2.  By what means are messages transmitted over long distances?

3.2 The Growth of Radio in Nigeria

The growth of radio in Nigeria has been a slow but interesting process. Radio was introduced in Nigeria as a wired system called radio distribution or radio re-diffusion by the British Broadcasting Corporation (BBC). In this process, wires were connected to loudspeakers installed in houses of subscribers. The wireless system was introduced by the BBC in 1930. The wired broadcasting services were commissioned in Lagos on December 1, 1935, and two relay stations were located at Ikoyi and the Glover Memorial Hall, both in Lagos.

The main duty of the relay was to carry BBC programmes, with just one hour left for local programmes featuring news, entertainment as well as local announcements. Other stations were later opened at Ibadan in 1939, Kano 1944, and Kaduna, Enugu, Jos, Zaria, Abeokuta, Ijebu Ode, Port Harcourt and Calabar in the subsequent years.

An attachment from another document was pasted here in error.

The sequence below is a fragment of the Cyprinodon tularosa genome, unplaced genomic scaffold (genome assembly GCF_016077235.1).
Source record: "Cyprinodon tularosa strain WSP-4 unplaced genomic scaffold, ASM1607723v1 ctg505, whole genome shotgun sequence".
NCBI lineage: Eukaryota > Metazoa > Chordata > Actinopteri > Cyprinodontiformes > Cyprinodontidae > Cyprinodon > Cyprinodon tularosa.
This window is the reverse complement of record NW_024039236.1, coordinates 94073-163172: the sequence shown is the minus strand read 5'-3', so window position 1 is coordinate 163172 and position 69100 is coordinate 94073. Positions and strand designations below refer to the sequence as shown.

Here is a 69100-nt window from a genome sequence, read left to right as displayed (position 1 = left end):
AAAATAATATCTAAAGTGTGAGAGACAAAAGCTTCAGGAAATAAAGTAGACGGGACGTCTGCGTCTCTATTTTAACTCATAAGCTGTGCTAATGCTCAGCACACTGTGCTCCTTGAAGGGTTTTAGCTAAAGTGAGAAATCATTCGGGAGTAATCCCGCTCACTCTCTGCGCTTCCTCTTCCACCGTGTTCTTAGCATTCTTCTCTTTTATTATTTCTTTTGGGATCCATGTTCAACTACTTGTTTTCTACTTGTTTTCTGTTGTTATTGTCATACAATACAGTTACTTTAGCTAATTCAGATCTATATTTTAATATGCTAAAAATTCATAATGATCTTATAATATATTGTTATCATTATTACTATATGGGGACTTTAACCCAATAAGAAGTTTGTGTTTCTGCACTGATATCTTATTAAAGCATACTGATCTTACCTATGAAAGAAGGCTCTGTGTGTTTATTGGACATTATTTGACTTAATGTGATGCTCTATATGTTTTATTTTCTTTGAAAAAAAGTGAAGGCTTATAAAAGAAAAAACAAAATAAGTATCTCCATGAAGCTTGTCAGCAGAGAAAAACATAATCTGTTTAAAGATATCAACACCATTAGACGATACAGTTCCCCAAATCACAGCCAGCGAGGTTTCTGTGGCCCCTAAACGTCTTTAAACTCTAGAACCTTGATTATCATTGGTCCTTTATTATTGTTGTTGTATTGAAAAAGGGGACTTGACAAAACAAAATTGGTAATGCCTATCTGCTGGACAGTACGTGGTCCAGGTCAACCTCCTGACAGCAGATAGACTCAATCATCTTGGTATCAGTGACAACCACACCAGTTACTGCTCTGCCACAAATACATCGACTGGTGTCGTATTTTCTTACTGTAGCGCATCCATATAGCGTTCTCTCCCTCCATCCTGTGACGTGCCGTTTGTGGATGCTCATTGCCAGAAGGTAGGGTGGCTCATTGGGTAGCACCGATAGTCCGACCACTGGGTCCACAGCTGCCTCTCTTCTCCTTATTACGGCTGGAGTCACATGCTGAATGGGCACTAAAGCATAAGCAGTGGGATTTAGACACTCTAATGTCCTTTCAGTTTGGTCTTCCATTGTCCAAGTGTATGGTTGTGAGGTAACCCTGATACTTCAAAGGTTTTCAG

The colonial government then came up with a policy to carry out a survey on radio broadcasting in all the British colonies including Nigeria. A committee was set up headed by L. W. Turner of the BBC Engineering Department and F. A. W. Byron of the Telecommunications Department of the Crown Agents. The committee recommended a wireless system of broadcasting for the colony of Nigeria.

According to Ladele (1979), cited in Sambe (2008:83), an old building on 32 Marina, close to the General Post Office, was renovated as temporary headquarters. In addition, the Kaduna and Enugu Radio Diffusion Services were restructured and converted to regional broadcasting houses.
The Radio Diffusion Services (RDS) later became the Nigerian Broadcasting Service (NBS) and was basically concerned with satisfying the programme needs of its audience, with the traditional role of informing, educating and entertaining the audience members.